Muhammad is also reported as having informed Mariyah and Sirin that Ibrahim would have his own nurse in Paradise. Different accounts relate that the ghusl for Ibrahim was performed by either Umm Burdah, or al-Fadl ibn `Abbas, in preparation for burial. Thereafter, he was carried to the cemetery upon a little bed among others by the Prophet, his uncle al-`Abbas. Here, after a funeral prayer led by the Prophet, he was interred. Muhammad then filled the grave with sand, sprinkled some water upon it, and placed a landmark on it, whereupon he is reported as saying that "Tombstones do neither good nor ill, but they help appease the living. Anything that man does, God wishes him to do well."[2]

Abbas, the uncle of Muhammad has reported the following narration which is recorded by Ibn Maja[3]
[edit] The Eclipse

The occasion of the death of Ibrahim also coincided with an eclipse of the sun (probably the annular eclipse which occurred in the early morning of 27 January 632, equivalent with the last or the penultimate day of Shawwal, 10 AH),[4] a phenomenon the Muslims began to circulate by rumor as a miracle. The word went out saying that the sun was eclipsed in sadness over the death of Ibrahim. Upon hearing this Muhammad is reported as saying "The sun and the moon are signs of God. They are eclipsed neither for the death nor birth of any man. On beholding an eclipse, therefore, remember God and turn to Him in prayer."[2].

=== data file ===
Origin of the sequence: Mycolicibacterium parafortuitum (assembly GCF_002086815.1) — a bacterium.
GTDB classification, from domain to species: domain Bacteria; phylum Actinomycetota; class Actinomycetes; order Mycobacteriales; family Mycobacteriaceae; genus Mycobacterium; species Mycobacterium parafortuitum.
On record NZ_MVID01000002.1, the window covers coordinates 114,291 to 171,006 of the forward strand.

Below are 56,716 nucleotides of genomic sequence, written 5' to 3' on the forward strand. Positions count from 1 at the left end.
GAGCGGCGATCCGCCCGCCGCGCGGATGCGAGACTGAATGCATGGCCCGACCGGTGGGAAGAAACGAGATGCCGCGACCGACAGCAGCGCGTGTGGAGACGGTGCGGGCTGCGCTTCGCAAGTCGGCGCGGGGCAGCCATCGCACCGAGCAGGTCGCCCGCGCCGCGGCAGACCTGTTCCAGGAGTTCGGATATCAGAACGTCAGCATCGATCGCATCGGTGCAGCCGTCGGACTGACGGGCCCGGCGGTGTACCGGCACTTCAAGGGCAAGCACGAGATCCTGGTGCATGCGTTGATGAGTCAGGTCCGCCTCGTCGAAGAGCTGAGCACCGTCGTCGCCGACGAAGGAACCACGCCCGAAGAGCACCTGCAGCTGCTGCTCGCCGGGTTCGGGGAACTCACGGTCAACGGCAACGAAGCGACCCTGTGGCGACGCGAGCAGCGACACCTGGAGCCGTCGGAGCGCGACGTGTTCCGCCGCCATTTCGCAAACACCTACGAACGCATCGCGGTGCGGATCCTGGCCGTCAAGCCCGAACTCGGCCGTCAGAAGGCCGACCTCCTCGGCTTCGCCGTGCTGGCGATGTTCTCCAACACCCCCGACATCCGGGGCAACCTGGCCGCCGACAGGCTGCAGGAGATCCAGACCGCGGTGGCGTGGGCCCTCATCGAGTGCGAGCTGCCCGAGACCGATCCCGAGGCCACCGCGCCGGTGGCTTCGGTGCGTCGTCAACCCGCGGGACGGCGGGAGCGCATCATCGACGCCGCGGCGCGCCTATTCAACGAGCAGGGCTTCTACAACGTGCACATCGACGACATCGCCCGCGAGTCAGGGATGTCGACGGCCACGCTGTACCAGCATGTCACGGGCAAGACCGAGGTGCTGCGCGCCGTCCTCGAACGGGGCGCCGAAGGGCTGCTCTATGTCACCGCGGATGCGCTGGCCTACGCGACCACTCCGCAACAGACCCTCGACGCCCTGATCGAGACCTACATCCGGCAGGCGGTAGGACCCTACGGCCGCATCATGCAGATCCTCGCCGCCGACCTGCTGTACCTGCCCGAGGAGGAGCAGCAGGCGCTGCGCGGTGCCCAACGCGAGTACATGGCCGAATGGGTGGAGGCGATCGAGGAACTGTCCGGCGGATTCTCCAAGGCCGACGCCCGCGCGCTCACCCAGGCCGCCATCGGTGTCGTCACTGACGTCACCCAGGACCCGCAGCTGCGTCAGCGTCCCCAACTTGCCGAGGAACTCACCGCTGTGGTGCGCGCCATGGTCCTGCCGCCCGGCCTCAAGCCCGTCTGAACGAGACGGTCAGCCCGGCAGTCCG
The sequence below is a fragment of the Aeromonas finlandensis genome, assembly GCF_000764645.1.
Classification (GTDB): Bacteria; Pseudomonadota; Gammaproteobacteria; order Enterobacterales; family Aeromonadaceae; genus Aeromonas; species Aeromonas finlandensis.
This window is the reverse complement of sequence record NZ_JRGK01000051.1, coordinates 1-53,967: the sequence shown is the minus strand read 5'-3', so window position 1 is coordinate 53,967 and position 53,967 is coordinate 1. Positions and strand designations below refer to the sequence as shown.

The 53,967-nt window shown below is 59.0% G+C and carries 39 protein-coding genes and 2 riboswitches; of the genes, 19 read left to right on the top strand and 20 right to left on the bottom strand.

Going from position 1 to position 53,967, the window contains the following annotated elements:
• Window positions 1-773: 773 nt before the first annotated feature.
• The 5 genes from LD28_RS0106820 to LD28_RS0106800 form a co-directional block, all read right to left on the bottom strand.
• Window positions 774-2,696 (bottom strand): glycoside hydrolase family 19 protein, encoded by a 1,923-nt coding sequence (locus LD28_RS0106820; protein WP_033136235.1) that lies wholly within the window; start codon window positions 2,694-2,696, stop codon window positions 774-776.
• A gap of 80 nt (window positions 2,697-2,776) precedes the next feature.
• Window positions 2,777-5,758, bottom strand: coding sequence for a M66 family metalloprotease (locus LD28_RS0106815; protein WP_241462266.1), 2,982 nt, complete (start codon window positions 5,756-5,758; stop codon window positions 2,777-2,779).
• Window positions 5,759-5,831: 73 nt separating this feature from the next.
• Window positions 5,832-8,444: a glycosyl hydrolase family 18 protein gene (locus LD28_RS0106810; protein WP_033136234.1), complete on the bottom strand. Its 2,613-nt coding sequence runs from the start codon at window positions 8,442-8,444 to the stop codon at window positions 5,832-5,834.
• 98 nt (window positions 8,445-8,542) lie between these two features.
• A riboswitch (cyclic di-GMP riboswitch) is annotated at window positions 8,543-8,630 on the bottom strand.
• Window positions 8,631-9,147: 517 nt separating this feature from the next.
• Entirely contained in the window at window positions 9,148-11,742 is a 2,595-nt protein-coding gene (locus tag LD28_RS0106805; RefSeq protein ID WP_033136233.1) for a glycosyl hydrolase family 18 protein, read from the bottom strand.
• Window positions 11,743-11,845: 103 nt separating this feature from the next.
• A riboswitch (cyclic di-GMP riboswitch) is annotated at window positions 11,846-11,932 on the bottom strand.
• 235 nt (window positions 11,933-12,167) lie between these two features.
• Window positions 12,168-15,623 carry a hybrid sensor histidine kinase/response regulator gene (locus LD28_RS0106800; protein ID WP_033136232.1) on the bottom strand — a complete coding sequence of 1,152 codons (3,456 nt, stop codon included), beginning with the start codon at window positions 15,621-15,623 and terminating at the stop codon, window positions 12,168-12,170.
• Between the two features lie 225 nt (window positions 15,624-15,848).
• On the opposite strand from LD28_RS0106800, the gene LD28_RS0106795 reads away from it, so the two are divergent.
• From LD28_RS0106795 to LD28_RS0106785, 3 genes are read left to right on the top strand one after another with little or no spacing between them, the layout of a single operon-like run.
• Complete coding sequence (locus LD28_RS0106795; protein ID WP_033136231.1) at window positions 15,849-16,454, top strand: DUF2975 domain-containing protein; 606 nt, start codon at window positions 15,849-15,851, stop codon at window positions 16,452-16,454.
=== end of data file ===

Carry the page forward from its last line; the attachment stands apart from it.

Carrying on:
[edit] References